Wildy logo
(020) 7242 5778
enquiries@wildy.com

Wildy’s Book News

Book News cover photo

Vol 21 No 10 Oct/Nov 2016

Book of the Month

Cover of Criminal Injuries Compensation Claims

Criminal Injuries Compensation Claims

Price: £99.95

Pupillage & Student Offers

Special Discounts for Pupils, Newly Called & Students

Read More ...


Secondhand & Out of Print

Browse Secondhand Online

Read More...


Medical Law: A Very Short Introduction (eBook)


ISBN13: 9780191636011
Published: February 2013
Publisher: Oxford University Press
Country of Publication: UK
Format: eBook (ePub)
Price: £6.66 + £1.33 VAT
The amount of VAT charged may change depending on your location of use.


Once the order is confirmed an automated e-mail will be sent to you to allow you to download the eBook.

All eBooks are supplied firm sale and cannot be returned. If you believe there is a fault with your eBook then contact us on ebooks@wildy.com and we will help in resolving the issue. This does not affect your statutory rights.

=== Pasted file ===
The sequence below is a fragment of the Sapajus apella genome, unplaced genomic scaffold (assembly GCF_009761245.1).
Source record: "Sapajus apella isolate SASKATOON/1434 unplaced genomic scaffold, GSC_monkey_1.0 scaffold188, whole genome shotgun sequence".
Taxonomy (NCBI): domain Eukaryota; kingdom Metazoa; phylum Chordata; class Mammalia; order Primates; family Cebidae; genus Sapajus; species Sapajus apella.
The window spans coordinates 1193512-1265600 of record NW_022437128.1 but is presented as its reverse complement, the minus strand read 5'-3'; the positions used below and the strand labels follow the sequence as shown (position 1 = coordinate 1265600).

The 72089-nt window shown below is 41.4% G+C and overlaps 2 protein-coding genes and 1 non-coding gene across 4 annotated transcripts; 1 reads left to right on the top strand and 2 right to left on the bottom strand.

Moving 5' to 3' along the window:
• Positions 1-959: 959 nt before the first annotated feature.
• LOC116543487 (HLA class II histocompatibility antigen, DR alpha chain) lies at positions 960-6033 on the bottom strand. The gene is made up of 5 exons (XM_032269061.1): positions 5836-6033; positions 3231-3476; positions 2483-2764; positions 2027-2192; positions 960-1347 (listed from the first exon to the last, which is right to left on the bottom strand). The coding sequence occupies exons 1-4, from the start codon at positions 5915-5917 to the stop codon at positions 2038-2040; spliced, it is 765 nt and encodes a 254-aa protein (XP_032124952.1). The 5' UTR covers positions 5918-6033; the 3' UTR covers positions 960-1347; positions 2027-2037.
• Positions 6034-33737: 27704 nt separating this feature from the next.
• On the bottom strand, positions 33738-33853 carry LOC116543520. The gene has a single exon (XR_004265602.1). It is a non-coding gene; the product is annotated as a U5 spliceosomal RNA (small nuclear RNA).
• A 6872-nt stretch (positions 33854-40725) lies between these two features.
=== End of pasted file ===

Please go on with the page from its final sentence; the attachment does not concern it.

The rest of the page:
This eBook is available in the following formats: ePub.


In stock.
Need help with ebook formats?

Medical law is concerned with our bodies, and what happens to them during and after our lives. When things go wrong with our bodies, we want to know what our rights are, and what governs the conduct of the clinicians into whose hands we put our lives and limbs.

Dealing with matters of life and death, it can therefore have a fundamental impact on medical practice. Headlines in the media often involve the core issues of medical law - organ transplantation, abortion, withdrawal of treatment, euthanasia, confidentiality, research on humans - these are topics that affect us all. Headlines can misrepresent, however.

In order to fully understand the issues and their relevance, we have to delve into the cases and into the principles behind them. In this highly readable Very Short Introduction, Charles Foster explores different examples to illustrate the key problems and principles of medical law.

Subjects:
Medical Law, eBooks
Contents:
Acknowledgements
1. Origins and legacies
2. The enforcement of medical law
3. Before birth
4. Confidentiality and privacy
5. Consent
6. Clinical negligence
7. Research on human subjects
8. Resource allocation
9. The end of life
10. Organ donation and the ownership of body parts
11. The future of medical law
References: Cases discussed
Further reading